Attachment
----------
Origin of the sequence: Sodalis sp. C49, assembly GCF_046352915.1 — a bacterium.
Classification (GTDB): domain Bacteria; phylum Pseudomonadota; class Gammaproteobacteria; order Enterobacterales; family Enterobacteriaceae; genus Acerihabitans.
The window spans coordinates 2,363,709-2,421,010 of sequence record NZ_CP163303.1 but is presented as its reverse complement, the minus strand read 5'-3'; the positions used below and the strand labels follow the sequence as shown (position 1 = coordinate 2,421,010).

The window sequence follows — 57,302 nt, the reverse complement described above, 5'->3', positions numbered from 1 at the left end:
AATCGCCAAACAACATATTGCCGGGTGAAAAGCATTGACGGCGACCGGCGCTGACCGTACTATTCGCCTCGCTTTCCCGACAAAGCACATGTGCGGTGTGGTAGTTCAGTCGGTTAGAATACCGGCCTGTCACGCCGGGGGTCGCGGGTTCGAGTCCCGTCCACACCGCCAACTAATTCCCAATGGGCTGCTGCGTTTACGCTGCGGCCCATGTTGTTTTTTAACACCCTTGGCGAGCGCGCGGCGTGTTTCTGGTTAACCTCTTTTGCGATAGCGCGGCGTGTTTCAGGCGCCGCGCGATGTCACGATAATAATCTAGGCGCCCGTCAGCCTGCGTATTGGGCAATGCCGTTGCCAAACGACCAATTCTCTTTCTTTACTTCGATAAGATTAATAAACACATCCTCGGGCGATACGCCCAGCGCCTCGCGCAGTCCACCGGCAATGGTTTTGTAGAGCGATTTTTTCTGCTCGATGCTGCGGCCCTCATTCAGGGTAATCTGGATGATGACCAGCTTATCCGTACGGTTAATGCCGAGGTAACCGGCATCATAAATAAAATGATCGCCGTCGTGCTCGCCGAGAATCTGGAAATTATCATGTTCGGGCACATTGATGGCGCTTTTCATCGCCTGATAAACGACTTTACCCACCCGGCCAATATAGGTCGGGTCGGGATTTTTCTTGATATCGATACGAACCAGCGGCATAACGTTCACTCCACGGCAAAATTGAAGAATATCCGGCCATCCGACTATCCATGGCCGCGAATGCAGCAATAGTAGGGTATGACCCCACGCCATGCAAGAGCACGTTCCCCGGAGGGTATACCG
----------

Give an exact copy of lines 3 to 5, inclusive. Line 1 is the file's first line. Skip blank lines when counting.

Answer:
The window spans coordinates 2,363,709-2,421,010 of sequence record NZ_CP163303.1 but is presented as its reverse complement, the minus strand read 5'-3'; the positions used below and the strand labels follow the sequence as shown (position 1 = coordinate 2,421,010).

The window sequence follows — 57,302 nt, the reverse complement described above, 5'->3', positions numbered from 1 at the left end:
AATCGCCAAACAACATATTGCCGGGTGAAAAGCATTGACGGCGACCGGCGCTGACCGTACTATTCGCCTCGCTTTCCCGACAAAGCACATGTGCGGTGTGGTAGTTCAGTCGGTTAGAATACCGGCCTGTCACGCCGGGGGTCGCGGGTTCGAGTCCCGTCCACACCGCCAACTAATTCCCAATGGGCTGCTGCGTTTACGCTGCGGCCCATGTTGTTTTTTAACACCCTTGGCGAGCGCGCGGCGTGTTTCTGGTTAACCTCTTTTGCGATAGCGCGGCGTGTTTCAGGCGCCGCGCGATGTCACGATAATAATCTAGGCGCCCGTCAGCCTGCGTATTGGGCAATGCCGTTGCCAAACGACCAATTCTCTTTCTTTACTTCGATAAGATTAATAAACACATCCTCGGGCGATACGCCCAGCGCCTCGCGCAGTCCACCGGCAATGGTTTTGTAGAGCGATTTTTTCTGCTCGATGCTGCGGCCCTCATTCAGGGTAATCTGGATGATGACCAGCTTATCCGTACGGTTAATGCCGAGGTAACCGGCATCATAAATAAAATGATCGCCGTCGTGCTCGCCGAGAATCTGGAAATTATCATGTTCGGGCACATTGATGGCGCTTTTCATCGCCTGATAAACGACTTTACCCACCCGGCCAATATAGGTCGGGTCGGGATTTTTCTTGATATCGATACGAACCAGCGGCATAACGTTCACTCCACGGCAAAATTGAAGAATATCCGGCCATCCGACTATCCATGGCCGCGAATGCAGCAATAGTAGGGTATGACCCCACGCCATGCAAGAGCACGTTCCCCGGAGGGTATACCG